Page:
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How to Self-Catheterise

These generalised instructions are to help you feel more confident in the process and your routine.

It may be helpful to review this guide before you start using intermittent catheters so you can feel comfortable and confident throughout each of the 5 steps in the process.

Let’s get started.

First, thoroughly wash and dry your hands, using warm, soapy water to help reduce the risk of infection.

When you’re ready, get into the position you find most comfortable near or on the toilet. If using a wheelchair, you can position yourself comfortably in your wheelchair or transfer to the toilet.

Now, clean your genital area with warm soapy water or a wipe. For the male anatomy, if necessary, gently pull back your foreskin to clean your penis, particularly around the entrance to your urethra. For the female anatomy, gently wipe from front to back.

Next, you’ll need to prepare your catheter following the manufacturer’s instructions for use. There are several different types of intermittent catheters so check which type you have been prescribed before you start.

Some may include a separate lubrication packet or water sachet to activate the catheter before use. Others may be immediately ready for use. This information can be found in the manufacturer's instructions.

You may also have additional supplies, like an insertion kit or a closed-system catheter with a collection bag attached.

Be careful not to touch the length of the catheter to avoid the risk of infection as you remove it from the packaging.

Once your product is ready to use, you’ll be ready to insert it.

Male Anatomy:

  • Hold your penis near the end. You can pull it slightly to help stretch and straighten the urethra. Now, point your penis up towards your stomach, making your urethra into a U-bend shape. Be mindful not to squeeze your penis too hard as this can block or narrow the urethra.
  • You can now begin inserting the catheter tip into your urethral opening. If you’re using a catheter with a Coudé tip, ensure the curved tip is facing upwards, towards your nose.
  • Slowly and steadily insert the catheter through your urethra.
  • You may encounter slight resistance from the catheter, meaning you’ve reached your internal urethral sphincter. Do not pull the catheter in and out when you start to notice resistance; just apply gentle but firm continuous pressure until the catheter advances into the bladder.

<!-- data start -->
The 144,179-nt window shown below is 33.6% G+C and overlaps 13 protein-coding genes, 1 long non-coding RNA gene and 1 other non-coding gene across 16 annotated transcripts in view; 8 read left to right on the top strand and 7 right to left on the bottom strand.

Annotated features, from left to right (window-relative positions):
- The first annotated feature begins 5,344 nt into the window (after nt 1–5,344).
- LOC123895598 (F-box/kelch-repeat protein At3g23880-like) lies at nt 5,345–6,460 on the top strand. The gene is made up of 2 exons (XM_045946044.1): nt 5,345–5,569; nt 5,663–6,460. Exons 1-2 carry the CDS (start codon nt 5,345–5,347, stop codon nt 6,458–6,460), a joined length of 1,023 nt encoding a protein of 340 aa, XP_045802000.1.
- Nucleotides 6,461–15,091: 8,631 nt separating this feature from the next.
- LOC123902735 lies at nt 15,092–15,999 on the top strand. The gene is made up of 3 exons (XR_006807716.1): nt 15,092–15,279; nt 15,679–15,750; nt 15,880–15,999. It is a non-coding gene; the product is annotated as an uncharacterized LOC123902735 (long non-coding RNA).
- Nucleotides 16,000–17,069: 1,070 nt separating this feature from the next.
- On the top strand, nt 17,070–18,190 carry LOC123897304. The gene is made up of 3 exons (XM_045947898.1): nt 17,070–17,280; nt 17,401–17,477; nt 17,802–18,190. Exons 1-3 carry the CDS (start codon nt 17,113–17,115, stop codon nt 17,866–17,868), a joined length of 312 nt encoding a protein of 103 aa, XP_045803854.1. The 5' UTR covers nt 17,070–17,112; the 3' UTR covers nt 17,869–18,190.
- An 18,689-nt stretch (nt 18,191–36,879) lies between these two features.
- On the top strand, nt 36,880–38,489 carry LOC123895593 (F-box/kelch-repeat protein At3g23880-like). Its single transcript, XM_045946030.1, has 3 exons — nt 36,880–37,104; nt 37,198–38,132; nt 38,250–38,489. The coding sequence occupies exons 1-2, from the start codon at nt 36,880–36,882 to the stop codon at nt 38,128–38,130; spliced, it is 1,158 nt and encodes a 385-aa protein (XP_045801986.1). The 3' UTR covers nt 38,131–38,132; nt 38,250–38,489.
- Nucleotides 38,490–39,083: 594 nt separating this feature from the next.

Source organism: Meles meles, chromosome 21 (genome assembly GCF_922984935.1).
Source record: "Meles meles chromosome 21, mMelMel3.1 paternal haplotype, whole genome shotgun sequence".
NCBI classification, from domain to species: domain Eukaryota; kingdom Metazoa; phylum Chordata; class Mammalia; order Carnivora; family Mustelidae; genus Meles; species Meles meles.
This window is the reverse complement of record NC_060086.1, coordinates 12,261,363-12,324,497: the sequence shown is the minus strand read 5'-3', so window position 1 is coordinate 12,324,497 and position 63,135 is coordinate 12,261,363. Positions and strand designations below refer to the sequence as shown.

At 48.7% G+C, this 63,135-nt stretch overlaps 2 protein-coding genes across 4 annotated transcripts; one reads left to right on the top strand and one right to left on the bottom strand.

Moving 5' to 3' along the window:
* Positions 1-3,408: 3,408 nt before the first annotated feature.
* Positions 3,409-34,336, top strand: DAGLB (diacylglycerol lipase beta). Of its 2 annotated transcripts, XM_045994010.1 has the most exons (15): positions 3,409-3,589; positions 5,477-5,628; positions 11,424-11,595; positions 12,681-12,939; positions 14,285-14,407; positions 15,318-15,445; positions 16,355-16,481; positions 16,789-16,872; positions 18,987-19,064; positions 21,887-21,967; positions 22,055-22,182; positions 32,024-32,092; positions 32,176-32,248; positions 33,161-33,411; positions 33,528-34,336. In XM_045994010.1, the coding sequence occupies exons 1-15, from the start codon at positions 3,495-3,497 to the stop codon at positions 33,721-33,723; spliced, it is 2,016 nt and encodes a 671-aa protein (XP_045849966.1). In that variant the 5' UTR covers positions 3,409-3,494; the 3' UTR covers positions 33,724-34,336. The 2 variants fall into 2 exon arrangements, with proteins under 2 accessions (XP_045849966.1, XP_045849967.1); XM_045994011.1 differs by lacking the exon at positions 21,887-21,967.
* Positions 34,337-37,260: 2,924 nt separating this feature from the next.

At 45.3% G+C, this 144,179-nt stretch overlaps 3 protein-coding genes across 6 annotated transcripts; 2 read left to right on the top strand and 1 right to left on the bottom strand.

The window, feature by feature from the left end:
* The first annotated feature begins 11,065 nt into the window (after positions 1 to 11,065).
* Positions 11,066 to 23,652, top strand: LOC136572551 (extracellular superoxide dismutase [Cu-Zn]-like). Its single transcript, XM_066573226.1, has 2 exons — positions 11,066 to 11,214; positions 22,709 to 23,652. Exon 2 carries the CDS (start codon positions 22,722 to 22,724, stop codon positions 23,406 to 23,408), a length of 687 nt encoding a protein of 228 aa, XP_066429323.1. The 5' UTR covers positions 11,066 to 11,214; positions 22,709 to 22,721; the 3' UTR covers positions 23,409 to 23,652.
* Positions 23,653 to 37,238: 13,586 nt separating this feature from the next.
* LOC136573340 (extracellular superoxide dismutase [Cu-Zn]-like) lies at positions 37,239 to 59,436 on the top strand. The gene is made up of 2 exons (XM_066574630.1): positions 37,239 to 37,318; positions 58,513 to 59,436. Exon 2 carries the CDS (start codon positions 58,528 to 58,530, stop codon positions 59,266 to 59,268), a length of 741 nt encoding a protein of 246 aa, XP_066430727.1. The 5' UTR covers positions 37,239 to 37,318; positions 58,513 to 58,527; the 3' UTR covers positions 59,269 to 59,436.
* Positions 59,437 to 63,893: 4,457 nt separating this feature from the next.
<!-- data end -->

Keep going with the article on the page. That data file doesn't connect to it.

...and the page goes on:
• Now, while pointing your penis down, continue to push the catheter until urine begins to drain, at which point you know you’ve inserted it properly and it has reached your bladder.
  • Now let the urine flow out of the catheter and into the toilet or collection bag.

 

Female Anatomy:

  • In your comfortable position, you’ll want to spread your labia and lift gently upwards to find your urethra.
  • Once you’re confident in finding your urethra, you’ll need to make sure the catheter tip does not touch any other part of your body and isn’t inserted anywhere else. If it does, you’ll need to use a new catheter before inserting it into the urethral opening.
  • When ready, you will begin to slowly and steadily insert the catheter into your urethra.
    Continue to push the catheter in until urine begins to drain, at which point you’ll know you’ve inserted it properly and it has reached your bladder.
  • Push it in another inch, about half a thumb length, or two centimeters, to ensure that both holes at the tip of the catheter are in the bladder.
  • Now the urine will flow out of the catheter and into the toilet or a urine collection bag.

Once the urine has stopped flowing, you’ll gently begin to remove the catheter from your urethra.
If more urine begins to flow, stop moving the catheter until it finishes.

You’ll want to be sure that your bladder has been sufficiently emptied.

You can then continue to remove the catheter, taking your time and ensuring you don’t rush. You may notice a small amount of urine still comes out, but this is common and nothing to worry about.

You can now clean up. Dispose of the catheter and any additional supplies by throwing them into a trash can, along with the packaging.

If you are using a urine collection bag, you can also discard it or drain it into the toilet when finished. Intermittent catheters are single-use only. Be sure to use a new catheter each time you self-catheterise, as this can help reduce the risk of infections.1

Lastly, you’ll need to thoroughly wash and dry your hands when you’re done.

1. Håkansson MÅ. Reuse versus single-use catheters for intermittent catheterization: what is safe and preferred? Review of current status. Spinal Cord. 2014;52(7):511-516. doi:10.1038/sc.2014.79

That's it! Those are the 5 steps to self-catheterisation. The goal of this guide is to provide you with generalised instructions to help you feel more confident in the process and your routine. Remember that everyone is different, so the routine that works best for you might look slightly different and that’s okay.

You can continue to feel supported throughout your journey with access to a wide range of resources. If you want to learn more about cathing with products from the GentleCath™ portfolio click below.

Learn with GentleCath™ products Explore products

Enroll in me+™ or Request Product Samples

The me+™ support program offers tools to help make life as a catheter user completely your own. Enroll in me+™ or request free product samples. Experience the latest technology and discover answers to the most commonly asked cathing questions.

Adjusting to cathing can be tough, with a range of practical, physical and emotional challenges. You don’t have to figure it out alone.

Speak to one of our friendly product specialists today.

Call 0800 587 7560 (Monday - Friday: 9AM - 5PM).

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